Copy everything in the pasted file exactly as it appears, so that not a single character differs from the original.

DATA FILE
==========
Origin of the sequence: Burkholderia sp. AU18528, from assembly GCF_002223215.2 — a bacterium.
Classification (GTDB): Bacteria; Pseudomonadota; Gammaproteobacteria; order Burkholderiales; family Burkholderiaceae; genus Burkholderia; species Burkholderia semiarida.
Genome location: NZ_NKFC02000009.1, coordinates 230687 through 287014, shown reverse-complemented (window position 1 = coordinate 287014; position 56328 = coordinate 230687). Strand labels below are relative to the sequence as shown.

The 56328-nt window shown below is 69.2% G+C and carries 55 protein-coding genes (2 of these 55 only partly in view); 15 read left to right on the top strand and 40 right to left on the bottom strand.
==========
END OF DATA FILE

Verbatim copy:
Origin of the sequence: Burkholderia sp. AU18528, from assembly GCF_002223215.2 — a bacterium.
Classification (GTDB): Bacteria; Pseudomonadota; Gammaproteobacteria; order Burkholderiales; family Burkholderiaceae; genus Burkholderia; species Burkholderia semiarida.
Genome location: NZ_NKFC02000009.1, coordinates 230687 through 287014, shown reverse-complemented (window position 1 = coordinate 287014; position 56328 = coordinate 230687). Strand labels below are relative to the sequence as shown.

The 56328-nt window shown below is 69.2% G+C and carries 55 protein-coding genes (2 of these 55 only partly in view); 15 read left to right on the top strand and 40 right to left on the bottom strand.